To Speak Like a Leader, Use Rhetorical Devices, Part 1

Christopher Witt —  January 15, 2013

Let’s say you’re a leader and you’ve got a point to make. How do you make that point as clear, memorable, and compelling as possible?

You’re in luck. People have been addressing — and answering — that question for almost 2,500 years. (Check out Plato’s Gorgias, Aristotle’s Rhetoric, or Cicero’s De oratore.)

Maybe you don’t want to read the classics, or even some of the more recent studies (e.g. Max Atkinson’s Lend Me Your Ears). And maybe, like me, you don’t want to bother with learning the technical terms, from alliteration through zeugma, for various rhetorical devices.

But you have to know this: your message is only as powerful as 1) the power of the idea itself, and 2) the power of its articulation. And the best way to articulate your message is to use rhetorical devices.

A rhetorical device is, loosely defined, a speaker’s technique for persuasively conveying the meaning of an idea.

One of the most common, powerful, and easiest-to-use rhetorical devices is “the rule of three.”

For some reason we’re wired in such a way that we notice, remember, and feel a sense of completion when elements (words, phrases, or sentences that are parallel in structure) are grouped in threes.

Beginning, middle, and end. Past, present, and future. Three blind mice. Goldilocks and the Three Bears. The Three Wise Men. The Three Musketeers. The Three Stooges. The Good, the Bad, and the Ugly. And on and on and on. (Notice, I didn’t write “and on and on” or “and on and on and on and on.”)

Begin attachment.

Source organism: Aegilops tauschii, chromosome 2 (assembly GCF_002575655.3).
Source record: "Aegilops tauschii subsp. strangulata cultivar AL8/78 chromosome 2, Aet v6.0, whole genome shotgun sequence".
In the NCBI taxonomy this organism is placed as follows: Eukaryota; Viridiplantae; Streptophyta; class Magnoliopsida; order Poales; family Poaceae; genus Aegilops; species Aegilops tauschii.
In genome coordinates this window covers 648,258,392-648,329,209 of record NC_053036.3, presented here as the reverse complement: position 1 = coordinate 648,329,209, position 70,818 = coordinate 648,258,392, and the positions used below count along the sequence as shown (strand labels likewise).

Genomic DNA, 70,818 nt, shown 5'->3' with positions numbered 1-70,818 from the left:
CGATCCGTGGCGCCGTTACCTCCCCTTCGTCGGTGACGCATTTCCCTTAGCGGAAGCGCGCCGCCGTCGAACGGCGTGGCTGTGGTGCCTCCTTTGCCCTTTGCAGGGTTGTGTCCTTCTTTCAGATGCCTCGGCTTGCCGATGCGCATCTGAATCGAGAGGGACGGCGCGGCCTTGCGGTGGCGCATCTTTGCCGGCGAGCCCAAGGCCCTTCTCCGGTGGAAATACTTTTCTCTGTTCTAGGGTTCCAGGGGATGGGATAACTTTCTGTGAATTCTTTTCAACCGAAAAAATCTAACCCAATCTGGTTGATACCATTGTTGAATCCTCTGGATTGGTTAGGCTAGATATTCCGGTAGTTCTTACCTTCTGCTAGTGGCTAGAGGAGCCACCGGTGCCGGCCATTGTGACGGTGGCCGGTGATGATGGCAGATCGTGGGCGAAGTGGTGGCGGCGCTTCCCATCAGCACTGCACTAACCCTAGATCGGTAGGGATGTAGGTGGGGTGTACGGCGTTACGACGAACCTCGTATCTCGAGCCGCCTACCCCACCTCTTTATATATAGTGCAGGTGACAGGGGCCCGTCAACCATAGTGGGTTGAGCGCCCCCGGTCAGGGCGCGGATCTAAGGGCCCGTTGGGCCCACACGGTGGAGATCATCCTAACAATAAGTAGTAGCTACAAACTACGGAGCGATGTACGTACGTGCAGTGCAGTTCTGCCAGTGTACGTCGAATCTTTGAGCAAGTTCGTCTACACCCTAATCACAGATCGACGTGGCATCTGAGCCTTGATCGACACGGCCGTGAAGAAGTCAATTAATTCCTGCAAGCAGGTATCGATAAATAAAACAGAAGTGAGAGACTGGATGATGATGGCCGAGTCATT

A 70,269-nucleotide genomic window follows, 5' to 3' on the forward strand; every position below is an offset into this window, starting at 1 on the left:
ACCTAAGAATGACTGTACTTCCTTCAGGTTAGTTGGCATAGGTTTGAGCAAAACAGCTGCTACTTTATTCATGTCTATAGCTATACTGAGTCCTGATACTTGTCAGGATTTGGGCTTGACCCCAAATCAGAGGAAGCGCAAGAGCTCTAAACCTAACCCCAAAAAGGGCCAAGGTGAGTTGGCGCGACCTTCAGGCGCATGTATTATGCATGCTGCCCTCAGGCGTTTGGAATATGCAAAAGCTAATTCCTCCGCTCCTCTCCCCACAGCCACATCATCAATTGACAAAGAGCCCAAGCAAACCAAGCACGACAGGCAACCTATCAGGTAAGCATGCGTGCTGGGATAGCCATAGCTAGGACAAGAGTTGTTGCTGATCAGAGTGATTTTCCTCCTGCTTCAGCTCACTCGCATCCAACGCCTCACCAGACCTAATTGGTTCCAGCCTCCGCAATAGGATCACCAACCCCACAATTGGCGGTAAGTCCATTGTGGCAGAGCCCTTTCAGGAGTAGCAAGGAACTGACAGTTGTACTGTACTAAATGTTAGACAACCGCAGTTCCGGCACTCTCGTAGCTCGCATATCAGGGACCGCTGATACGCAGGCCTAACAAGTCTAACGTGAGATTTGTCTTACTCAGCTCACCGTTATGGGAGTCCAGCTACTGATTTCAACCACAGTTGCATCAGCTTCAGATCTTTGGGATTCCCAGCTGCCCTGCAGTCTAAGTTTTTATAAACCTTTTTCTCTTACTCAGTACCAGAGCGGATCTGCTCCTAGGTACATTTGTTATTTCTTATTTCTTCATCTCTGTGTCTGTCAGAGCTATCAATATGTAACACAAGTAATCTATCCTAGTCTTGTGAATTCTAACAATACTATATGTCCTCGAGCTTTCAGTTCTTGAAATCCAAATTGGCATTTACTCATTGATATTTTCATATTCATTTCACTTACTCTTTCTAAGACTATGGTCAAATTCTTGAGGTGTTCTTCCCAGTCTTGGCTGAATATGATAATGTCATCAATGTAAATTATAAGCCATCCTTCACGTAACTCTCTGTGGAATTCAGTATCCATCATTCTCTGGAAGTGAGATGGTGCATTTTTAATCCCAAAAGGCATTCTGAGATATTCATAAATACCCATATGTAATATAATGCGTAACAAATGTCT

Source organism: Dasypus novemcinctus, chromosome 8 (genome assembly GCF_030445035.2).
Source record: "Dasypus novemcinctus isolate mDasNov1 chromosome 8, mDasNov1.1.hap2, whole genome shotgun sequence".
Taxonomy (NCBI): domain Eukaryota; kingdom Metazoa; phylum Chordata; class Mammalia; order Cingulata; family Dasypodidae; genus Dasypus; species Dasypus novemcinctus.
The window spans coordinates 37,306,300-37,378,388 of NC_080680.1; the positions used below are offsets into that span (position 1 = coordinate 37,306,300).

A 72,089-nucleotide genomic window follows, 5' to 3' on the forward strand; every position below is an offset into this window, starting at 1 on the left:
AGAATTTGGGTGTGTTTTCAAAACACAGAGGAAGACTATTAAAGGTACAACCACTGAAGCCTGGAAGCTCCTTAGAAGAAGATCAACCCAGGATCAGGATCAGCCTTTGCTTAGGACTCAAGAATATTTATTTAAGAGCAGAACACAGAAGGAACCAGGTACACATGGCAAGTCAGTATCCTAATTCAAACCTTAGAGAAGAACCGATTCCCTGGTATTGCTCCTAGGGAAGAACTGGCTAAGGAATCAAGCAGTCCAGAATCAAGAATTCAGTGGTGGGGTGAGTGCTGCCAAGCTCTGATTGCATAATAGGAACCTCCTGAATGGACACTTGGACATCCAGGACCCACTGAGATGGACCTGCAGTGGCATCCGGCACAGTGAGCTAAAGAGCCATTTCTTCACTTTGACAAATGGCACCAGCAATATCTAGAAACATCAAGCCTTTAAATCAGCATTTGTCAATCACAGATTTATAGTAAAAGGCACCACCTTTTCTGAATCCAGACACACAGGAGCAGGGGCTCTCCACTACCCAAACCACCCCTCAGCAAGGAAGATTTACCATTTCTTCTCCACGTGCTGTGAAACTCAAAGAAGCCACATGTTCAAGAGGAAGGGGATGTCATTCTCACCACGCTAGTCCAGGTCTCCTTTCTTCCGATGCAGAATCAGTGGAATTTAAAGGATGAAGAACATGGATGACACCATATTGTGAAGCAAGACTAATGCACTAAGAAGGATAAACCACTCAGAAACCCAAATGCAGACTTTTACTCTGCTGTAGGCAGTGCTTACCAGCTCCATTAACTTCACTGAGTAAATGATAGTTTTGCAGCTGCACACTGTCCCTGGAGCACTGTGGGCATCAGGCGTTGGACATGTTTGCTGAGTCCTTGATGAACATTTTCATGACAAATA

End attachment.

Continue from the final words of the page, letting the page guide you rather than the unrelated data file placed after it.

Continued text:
There are, of course, three variations on the rule of three.

  1. The Standard Approach: two elements in a row, followed by a conjunction (specifically “and” or “or”) and the third element.
    Since this is the most common construction, one that we use in everyday speech, it is…well…common. It’s not fancy. It doesn’t call attention to itself.
    “Life, liberty, and the pursuit of happiness.” The American Declaration of Independence
    “And now abideth faith, hope, and charity, but the greatest of these is charity.” Saint Paul
    “We must pick ourselves up, dust ourselves off, and begin again the work of remaking America.” Barak Obama’s First Inaugural Speech
  2. The Added Conjunction: each element is separated by a conjunction (“and” or “or”).
    Using an unnecessary conjunction calls attention to your list and presents each element as equal in value and worth. It gives a sense of piling one important issue on another. It is a rarely used technique, which is why it’s hard to cite examples and why I particularly like it.
    “In the still air, under the hard sun, gleamed the flags and the banners and the drum majorette’s knees.” E.B. White, “Bond Rally”
  3. The Missing Conjunction: no conjunction is used at all.
    Omitting a conjunction also calls attention to your list. It links the three items closely (not even an “and” or an “or” separates them). And it gives a sense of formality.
    “…with malice toward none, with charity toward all, with firmness in the right…” Abraham Lincoln’s Second Inaugural Speech
    “Education. Education. Education.” Tony Blair’s statement of his top three priorities upon taking office
    “The few, the proud, the Marines”

So here’s my suggestion for increasing the impact of your message, whether you’re speaking or writing: Choose a point that you want to emphasize. Sum it up in one sentence. If it contains different elements or aspects, focus on three (not two, not four). Give it a try, and see how it works.

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Christopher Witt

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Chris Witt was born in Los Angeles, California. He currently lives in San Diego. He works as a speech and presentations consultant, an executive speech coach, and an orals coach.